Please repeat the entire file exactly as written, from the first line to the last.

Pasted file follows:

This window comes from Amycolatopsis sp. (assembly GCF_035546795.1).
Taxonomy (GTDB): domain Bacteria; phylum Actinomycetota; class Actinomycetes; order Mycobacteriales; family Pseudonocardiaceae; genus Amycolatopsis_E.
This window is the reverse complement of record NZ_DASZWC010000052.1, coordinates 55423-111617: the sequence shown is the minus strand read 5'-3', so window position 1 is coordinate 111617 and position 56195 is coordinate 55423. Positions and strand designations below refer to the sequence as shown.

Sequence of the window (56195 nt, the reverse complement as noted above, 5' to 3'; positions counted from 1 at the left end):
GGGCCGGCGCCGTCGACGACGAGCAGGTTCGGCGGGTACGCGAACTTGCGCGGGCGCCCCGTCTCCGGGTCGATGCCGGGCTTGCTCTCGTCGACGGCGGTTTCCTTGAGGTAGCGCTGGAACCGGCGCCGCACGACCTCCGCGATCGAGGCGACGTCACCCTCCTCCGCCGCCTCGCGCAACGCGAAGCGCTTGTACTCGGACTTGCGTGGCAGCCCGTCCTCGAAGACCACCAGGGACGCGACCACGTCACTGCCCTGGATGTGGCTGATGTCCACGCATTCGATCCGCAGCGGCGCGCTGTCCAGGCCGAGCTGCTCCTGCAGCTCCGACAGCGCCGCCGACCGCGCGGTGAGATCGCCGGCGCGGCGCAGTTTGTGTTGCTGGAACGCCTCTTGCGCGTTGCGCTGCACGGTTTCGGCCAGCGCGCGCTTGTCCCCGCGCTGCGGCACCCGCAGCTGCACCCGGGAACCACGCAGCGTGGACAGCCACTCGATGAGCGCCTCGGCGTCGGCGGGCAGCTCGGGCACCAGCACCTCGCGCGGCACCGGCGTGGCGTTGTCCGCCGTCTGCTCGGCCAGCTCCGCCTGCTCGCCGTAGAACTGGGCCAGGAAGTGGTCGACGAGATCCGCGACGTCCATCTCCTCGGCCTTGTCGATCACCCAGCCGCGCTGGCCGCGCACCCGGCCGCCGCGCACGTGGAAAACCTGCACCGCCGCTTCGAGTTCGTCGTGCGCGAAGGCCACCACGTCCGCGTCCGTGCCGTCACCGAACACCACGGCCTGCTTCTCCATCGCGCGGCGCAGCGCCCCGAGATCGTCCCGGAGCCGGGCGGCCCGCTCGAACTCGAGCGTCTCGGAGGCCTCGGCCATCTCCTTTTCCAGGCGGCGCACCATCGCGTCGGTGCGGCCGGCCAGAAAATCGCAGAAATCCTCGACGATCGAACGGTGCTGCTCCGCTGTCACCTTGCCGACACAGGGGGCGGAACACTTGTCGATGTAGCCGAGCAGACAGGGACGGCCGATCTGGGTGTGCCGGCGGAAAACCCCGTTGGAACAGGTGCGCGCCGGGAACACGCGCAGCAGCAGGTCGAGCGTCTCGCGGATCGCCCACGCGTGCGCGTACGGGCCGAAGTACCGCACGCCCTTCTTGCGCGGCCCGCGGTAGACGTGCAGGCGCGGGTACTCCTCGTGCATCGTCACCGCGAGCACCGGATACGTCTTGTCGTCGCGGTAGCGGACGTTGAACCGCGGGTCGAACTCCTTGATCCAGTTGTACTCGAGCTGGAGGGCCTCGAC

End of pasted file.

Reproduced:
This window comes from Amycolatopsis sp. (assembly GCF_035546795.1).
Taxonomy (GTDB): domain Bacteria; phylum Actinomycetota; class Actinomycetes; order Mycobacteriales; family Pseudonocardiaceae; genus Amycolatopsis_E.
This window is the reverse complement of record NZ_DASZWC010000052.1, coordinates 55423-111617: the sequence shown is the minus strand read 5'-3', so window position 1 is coordinate 111617 and position 56195 is coordinate 55423. Positions and strand designations below refer to the sequence as shown.

Sequence of the window (56195 nt, the reverse complement as noted above, 5' to 3'; positions counted from 1 at the left end):
GGGCCGGCGCCGTCGACGACGAGCAGGTTCGGCGGGTACGCGAACTTGCGCGGGCGCCCCGTCTCCGGGTCGATGCCGGGCTTGCTCTCGTCGACGGCGGTTTCCTTGAGGTAGCGCTGGAACCGGCGCCGCACGACCTCCGCGATCGAGGCGACGTCACCCTCCTCCGCCGCCTCGCGCAACGCGAAGCGCTTGTACTCGGACTTGCGTGGCAGCCCGTCCTCGAAGACCACCAGGGACGCGACCACGTCACTGCCCTGGATGTGGCTGATGTCCACGCATTCGATCCGCAGCGGCGCGCTGTCCAGGCCGAGCTGCTCCTGCAGCTCCGACAGCGCCGCCGACCGCGCGGTGAGATCGCCGGCGCGGCGCAGTTTGTGTTGCTGGAACGCCTCTTGCGCGTTGCGCTGCACGGTTTCGGCCAGCGCGCGCTTGTCCCCGCGCTGCGGCACCCGCAGCTGCACCCGGGAACCACGCAGCGTGGACAGCCACTCGATGAGCGCCTCGGCGTCGGCGGGCAGCTCGGGCACCAGCACCTCGCGCGGCACCGGCGTGGCGTTGTCCGCCGTCTGCTCGGCCAGCTCCGCCTGCTCGCCGTAGAACTGGGCCAGGAAGTGGTCGACGAGATCCGCGACGTCCATCTCCTCGGCCTTGTCGATCACCCAGCCGCGCTGGCCGCGCACCCGGCCGCCGCGCACGTGGAAAACCTGCACCGCCGCTTCGAGTTCGTCGTGCGCGAAGGCCACCACGTCCGCGTCCGTGCCGTCACCGAACACCACGGCCTGCTTCTCCATCGCGCGGCGCAGCGCCCCGAGATCGTCCCGGAGCCGGGCGGCCCGCTCGAACTCGAGCGTCTCGGAGGCCTCGGCCATCTCCTTTTCCAGGCGGCGCACCATCGCGTCGGTGCGGCCGGCCAGAAAATCGCAGAAATCCTCGACGATCGAACGGTGCTGCTCCGCTGTCACCTTGCCGACACAGGGGGCGGAACACTTGTCGATGTAGCCGAGCAGACAGGGACGGCCGATCTGGGTGTGCCGGCGGAAAACCCCGTTGGAACAGGTGCGCGCCGGGAACACGCGCAGCAGCAGGTCGAGCGTCTCGCGGATCGCCCACGCGTGCGCGTACGGGCCGAAGTACCGCACGCCCTTCTTGCGCGGCCCGCGGTAGACGTGCAGGCGCGGGTACTCCTCGTGCATCGTCACCGCGAGCACCGGATACGTCTTGTCGTCGCGGTAGCGGACGTTGAACCGCGGGTCGAACTCCTTGATCCAGTTGTACTCGAGCTGGAGGGCCTCGAC